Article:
Starring: Colleen Porch, Ridge Canipe, Joel Bryant, Kali Majors, Holden Thomas Maynard
Directed By: Lars E. Jacobson, Amardeep Kalaca
Written By: Lars E. Jacobson
Baby Blues is a film based on depression, a broken home life, and a severe case of mother abandonment. It turns a seemingly innocent small town family life in to a spiral of madness, putting the weak against the innocent. The tone is a very inconceivable and discomforting one to handle. Baby Blues tackles the subject of children having to fight against the one who is supposed to protect them unconditionally, their mother. It does this through brutality and extremely difficult situations, but it does so with such insight and compassion to the story and the condition of the characters involved.
Jimmy (Canipe) is essentially the man of the house with his father being gone so much. His mother (Porch) is suffering even more from the absence of her husband. With four children, including one new born, taking care of the house and the farm, and fighting the losing battle to keep her husband close to her she has little happiness in life. She fears that her husband might not be as faithful to her as he claims. The mother becomes haunted, hearing voices as her stability falls apart. She tries to get through each day as best as she can, but everything piles up and her postpartum depression causes her to break down. When her daughter, Cathy (Majors), complains that her brother, Sammy, spilled juice on her dress she snaps. From this moment on she is not the mother that any of her kids ever knew. She grabs Cathy and attacks her.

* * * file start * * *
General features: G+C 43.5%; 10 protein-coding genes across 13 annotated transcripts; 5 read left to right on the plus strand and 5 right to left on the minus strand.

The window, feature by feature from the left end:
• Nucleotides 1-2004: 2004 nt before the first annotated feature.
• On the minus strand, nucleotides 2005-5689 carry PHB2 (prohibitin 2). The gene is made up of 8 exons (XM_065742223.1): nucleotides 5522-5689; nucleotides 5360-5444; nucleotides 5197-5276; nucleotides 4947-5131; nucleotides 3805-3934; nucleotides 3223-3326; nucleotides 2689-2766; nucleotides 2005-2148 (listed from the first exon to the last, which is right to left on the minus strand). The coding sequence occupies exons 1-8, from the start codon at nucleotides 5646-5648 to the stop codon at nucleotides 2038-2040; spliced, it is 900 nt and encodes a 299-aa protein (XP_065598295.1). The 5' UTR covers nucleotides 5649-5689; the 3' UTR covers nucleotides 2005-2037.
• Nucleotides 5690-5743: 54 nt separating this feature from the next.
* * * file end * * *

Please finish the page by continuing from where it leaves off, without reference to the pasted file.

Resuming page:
Jimmy stands up to his mother and tries to save his sister, but gets knocked unconscious in the process. He wakes up to his mother attempting to drown Cathy in the bathtub. Jimmy manages to get up and knock her out with a mirror. Just as Cathy starts waking up so does their mother. Jimmy sends his brother out for help as he attempts to get him and his sister as far away as possible. However, Sammy isn’t quite as strong and has trouble realizing that the mother he knew is not with them that night. She goes after him and demands that he comes back. Jimmy and Cathy are forced to stand there as they watch their mother murder their brother viciously merely with a pair of scissors. Even if he couldn’t save him, Jimmy is desperate to be able to save his sister and himself. They run as far as they can get and then hide inside the barn. Their mother comes after them. Her rampage continues all throughout the night stopping at nothing to viciously murder her children, continually arguing that they are the ones making her do this.
The acting is really incredible in the film. Colleen Porch really brings out the troubling mind and instability that is taking over her even before she attacks her children. She is a very broken down woman and makes an even larger disaster of her life. Porch gives us a completely terrifying woman, at times bringing this insane mind out and allows us to see it from the outside. She really nailed this role and made the film all the more chilling because of it. Ridge Canipe was the perfect opposition to the character she became. He was the symbol of innocence, yet one who refused to let himself be a victim. He showed such emotion and gave us a very smart and intensely brave kid. He showed more intelligence and strength than most adults would have in a similar situation. This was completely believable though since he was always set to higher standards and was forced to grow up and be the man of the house long before he should have.